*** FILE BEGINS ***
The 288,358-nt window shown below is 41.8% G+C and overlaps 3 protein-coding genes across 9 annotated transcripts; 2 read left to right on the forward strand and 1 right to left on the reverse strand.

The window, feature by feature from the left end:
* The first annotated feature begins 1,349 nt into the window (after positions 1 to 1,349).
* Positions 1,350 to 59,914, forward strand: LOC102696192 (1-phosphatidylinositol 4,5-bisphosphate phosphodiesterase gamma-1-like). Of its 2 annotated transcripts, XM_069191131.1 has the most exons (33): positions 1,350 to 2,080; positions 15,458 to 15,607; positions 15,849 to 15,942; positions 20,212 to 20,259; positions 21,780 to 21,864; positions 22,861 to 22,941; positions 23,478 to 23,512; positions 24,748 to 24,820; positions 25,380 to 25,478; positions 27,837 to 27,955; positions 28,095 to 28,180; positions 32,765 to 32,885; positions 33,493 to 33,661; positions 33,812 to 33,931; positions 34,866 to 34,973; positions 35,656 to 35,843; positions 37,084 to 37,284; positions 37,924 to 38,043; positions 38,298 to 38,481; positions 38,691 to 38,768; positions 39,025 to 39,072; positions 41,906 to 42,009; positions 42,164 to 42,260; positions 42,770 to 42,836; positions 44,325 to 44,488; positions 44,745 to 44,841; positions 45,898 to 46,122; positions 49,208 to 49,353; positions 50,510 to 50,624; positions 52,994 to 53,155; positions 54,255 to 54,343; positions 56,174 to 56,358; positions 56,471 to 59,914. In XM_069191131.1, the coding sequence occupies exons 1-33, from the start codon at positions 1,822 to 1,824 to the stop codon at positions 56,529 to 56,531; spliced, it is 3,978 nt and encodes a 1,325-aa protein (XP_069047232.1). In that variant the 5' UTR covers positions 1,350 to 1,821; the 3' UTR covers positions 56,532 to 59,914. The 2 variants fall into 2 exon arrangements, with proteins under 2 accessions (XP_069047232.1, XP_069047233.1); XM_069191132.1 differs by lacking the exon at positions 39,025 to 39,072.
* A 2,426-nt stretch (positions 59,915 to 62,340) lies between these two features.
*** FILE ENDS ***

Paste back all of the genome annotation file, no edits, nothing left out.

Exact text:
The 288,358-nt window shown below is 41.8% G+C and overlaps 3 protein-coding genes across 9 annotated transcripts; 2 read left to right on the forward strand and 1 right to left on the reverse strand.

The window, feature by feature from the left end:
* The first annotated feature begins 1,349 nt into the window (after positions 1 to 1,349).
* Positions 1,350 to 59,914, forward strand: LOC102696192 (1-phosphatidylinositol 4,5-bisphosphate phosphodiesterase gamma-1-like). Of its 2 annotated transcripts, XM_069191131.1 has the most exons (33): positions 1,350 to 2,080; positions 15,458 to 15,607; positions 15,849 to 15,942; positions 20,212 to 20,259; positions 21,780 to 21,864; positions 22,861 to 22,941; positions 23,478 to 23,512; positions 24,748 to 24,820; positions 25,380 to 25,478; positions 27,837 to 27,955; positions 28,095 to 28,180; positions 32,765 to 32,885; positions 33,493 to 33,661; positions 33,812 to 33,931; positions 34,866 to 34,973; positions 35,656 to 35,843; positions 37,084 to 37,284; positions 37,924 to 38,043; positions 38,298 to 38,481; positions 38,691 to 38,768; positions 39,025 to 39,072; positions 41,906 to 42,009; positions 42,164 to 42,260; positions 42,770 to 42,836; positions 44,325 to 44,488; positions 44,745 to 44,841; positions 45,898 to 46,122; positions 49,208 to 49,353; positions 50,510 to 50,624; positions 52,994 to 53,155; positions 54,255 to 54,343; positions 56,174 to 56,358; positions 56,471 to 59,914. In XM_069191131.1, the coding sequence occupies exons 1-33, from the start codon at positions 1,822 to 1,824 to the stop codon at positions 56,529 to 56,531; spliced, it is 3,978 nt and encodes a 1,325-aa protein (XP_069047232.1). In that variant the 5' UTR covers positions 1,350 to 1,821; the 3' UTR covers positions 56,532 to 59,914. The 2 variants fall into 2 exon arrangements, with proteins under 2 accessions (XP_069047232.1, XP_069047233.1); XM_069191132.1 differs by lacking the exon at positions 39,025 to 39,072.
* A 2,426-nt stretch (positions 59,915 to 62,340) lies between these two features.